Yesterday I was running a workshop with the leadership team of a major retailer. We were working through the learnings from a series of customer immersion which they had conducted the day before. This is an ongoing program where the members of the leadership team conduct a qualitative instore interview with a customer every 3 months. If you are interested you can read more about how this works here.
There is a section in the guide – about 5 minutes – spent understanding the customer’s NPS score. Why they have given the score they have (you need to ask this at the time of recruitment). And most crucially, what the retailer would need to do to get them to lift to the next bracket.
It is a really interesting exercise. One thing it does is shine a light on the limitations of this question. At some level, customers push back. “I don’t recommend any business to my friends”…. “An 8 is the maximum I’d ever give”.
I can see how people who are held to ransom by the weaponisation of NPS would be alarmed by the apparent arbitrariness of the score.
But the reality is that businesses beyond a certain size do need to have an ongoing measure of customer sentiment. And any tool is going to have its limitations.
The key is to understand why. Why that score, why not a higher score, and for that matter, why not a lower score? What’s the context in which this is given? Despite the common assertion that I don’t recommend things to friends, we know that people do share and recommend and forward and post and comment. That very good and very bad experiences do move people to share their experiences. It’s just that they won’t do it for mediocrity. For ordinariness and sameness. Most of us are Passives most of the time. But when was the last time they came across a business, a movement or a charity that was worth sharing? What was it about this experience that moved them?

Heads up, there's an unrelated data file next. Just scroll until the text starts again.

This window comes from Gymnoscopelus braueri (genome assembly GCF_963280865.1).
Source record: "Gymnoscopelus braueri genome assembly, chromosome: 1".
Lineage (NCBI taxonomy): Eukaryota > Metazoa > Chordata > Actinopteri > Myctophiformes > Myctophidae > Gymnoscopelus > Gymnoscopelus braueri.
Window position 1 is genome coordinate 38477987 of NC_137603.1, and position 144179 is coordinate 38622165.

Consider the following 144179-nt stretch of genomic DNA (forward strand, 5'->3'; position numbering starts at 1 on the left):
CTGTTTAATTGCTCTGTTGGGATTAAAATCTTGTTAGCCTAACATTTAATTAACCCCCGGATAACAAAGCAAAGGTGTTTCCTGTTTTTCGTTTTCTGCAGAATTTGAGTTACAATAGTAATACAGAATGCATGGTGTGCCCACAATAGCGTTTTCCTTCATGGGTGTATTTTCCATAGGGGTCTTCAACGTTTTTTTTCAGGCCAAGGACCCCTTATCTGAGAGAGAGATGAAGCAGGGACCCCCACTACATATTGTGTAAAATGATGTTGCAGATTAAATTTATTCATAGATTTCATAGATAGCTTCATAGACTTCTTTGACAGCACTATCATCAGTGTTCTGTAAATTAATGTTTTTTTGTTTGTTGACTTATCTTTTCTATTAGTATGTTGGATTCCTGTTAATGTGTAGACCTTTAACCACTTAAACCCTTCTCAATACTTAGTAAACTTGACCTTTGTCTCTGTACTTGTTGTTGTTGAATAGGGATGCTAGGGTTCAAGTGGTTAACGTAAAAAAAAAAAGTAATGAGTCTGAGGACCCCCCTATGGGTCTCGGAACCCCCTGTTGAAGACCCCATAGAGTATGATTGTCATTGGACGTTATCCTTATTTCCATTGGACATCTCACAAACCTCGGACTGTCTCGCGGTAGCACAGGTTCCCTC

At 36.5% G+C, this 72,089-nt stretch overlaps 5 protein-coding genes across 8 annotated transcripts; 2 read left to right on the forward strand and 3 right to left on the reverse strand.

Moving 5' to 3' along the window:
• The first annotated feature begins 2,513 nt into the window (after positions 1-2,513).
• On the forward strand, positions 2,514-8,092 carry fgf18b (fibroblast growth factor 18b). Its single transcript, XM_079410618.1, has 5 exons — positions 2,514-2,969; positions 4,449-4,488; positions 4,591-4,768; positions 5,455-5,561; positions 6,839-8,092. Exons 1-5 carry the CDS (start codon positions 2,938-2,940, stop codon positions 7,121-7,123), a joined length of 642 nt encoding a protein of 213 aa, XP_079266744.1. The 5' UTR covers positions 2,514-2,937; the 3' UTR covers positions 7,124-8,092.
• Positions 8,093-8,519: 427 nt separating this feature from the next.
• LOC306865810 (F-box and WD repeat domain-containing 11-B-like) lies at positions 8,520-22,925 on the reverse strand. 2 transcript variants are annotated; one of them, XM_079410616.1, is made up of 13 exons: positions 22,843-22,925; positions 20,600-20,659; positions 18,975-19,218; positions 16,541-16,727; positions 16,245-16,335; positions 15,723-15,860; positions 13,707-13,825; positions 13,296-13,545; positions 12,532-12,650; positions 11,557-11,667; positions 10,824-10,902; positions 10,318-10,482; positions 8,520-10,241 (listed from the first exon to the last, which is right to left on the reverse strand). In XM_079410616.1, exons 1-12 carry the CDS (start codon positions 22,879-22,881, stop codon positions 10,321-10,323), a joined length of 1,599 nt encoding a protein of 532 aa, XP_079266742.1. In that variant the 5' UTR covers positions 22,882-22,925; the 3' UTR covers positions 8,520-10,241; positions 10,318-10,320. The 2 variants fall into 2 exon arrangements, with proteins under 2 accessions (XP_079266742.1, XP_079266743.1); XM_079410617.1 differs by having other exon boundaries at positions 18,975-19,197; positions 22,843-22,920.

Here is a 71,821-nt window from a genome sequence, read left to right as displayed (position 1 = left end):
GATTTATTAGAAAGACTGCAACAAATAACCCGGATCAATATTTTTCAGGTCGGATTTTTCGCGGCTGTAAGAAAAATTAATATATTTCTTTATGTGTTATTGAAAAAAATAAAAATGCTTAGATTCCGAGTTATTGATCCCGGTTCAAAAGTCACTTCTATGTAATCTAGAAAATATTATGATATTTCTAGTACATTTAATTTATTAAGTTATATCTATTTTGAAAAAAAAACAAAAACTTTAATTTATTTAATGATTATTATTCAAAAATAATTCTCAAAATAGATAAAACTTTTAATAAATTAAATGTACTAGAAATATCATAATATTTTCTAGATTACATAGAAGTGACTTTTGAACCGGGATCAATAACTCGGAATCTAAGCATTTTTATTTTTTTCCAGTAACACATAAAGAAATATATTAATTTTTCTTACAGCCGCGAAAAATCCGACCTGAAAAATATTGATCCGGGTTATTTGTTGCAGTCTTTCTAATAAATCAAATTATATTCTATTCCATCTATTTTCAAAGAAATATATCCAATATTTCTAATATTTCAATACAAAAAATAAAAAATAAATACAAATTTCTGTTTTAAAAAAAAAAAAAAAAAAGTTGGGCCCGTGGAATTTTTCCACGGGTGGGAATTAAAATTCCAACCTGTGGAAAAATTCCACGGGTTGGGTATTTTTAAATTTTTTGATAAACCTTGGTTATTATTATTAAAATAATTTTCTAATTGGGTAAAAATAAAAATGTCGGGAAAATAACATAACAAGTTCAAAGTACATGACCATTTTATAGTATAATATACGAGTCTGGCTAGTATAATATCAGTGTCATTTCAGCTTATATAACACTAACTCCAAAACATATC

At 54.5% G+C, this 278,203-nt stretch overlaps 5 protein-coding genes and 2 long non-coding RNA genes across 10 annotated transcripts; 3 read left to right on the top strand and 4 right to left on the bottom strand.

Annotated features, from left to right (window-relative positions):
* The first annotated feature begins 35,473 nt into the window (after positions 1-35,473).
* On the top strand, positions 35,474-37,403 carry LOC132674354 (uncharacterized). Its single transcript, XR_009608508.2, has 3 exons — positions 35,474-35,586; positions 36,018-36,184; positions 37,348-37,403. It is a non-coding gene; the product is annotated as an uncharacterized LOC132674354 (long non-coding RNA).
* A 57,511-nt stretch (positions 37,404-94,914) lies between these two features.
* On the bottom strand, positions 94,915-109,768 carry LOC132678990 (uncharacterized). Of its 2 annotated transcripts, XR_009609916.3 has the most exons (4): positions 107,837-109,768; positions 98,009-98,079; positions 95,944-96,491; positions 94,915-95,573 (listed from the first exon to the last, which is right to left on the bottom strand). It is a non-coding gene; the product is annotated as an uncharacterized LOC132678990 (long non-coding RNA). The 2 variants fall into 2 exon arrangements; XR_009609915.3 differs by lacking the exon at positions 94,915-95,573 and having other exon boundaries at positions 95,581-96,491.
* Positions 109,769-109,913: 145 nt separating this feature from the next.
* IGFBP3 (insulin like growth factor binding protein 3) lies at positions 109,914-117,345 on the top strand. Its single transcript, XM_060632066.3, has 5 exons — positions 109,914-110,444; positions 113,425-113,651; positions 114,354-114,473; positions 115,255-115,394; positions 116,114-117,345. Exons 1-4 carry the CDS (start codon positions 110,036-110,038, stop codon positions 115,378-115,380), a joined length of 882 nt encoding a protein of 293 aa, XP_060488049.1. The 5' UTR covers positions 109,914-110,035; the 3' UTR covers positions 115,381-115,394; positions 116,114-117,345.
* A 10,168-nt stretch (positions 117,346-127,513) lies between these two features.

Generally, speaking businesses who live by NPS know that the way to make gains is to move Detractors into Passives, and Passives into Promoters. Incrementally nudging upwards. And the way to do this is by engaging in a deeper conversation with them.
If you ask these questions – why an 8? What would we need to shift that up to a 9?… then you open a dialogue where anything is possible. Some people won’t be able to come up with anything (not in five minutes anyway) but if you’ve been having a longer conversation with them you should have some clues you can follow up on. You want to give them permission to talk about the tiny ideas and the audacious ones. Listen to them. Test them out, even the audacious ones (especially the audacious ones) but also address those tiny things too. They add up. If you are a behemoth of a business that obsesses over NPS always remember that there’s a niche player without your overheads or hierarchy or way of seeing the world who is coming after your customers. If you are not prepared to try new things to delight them, you may not have them there in the future.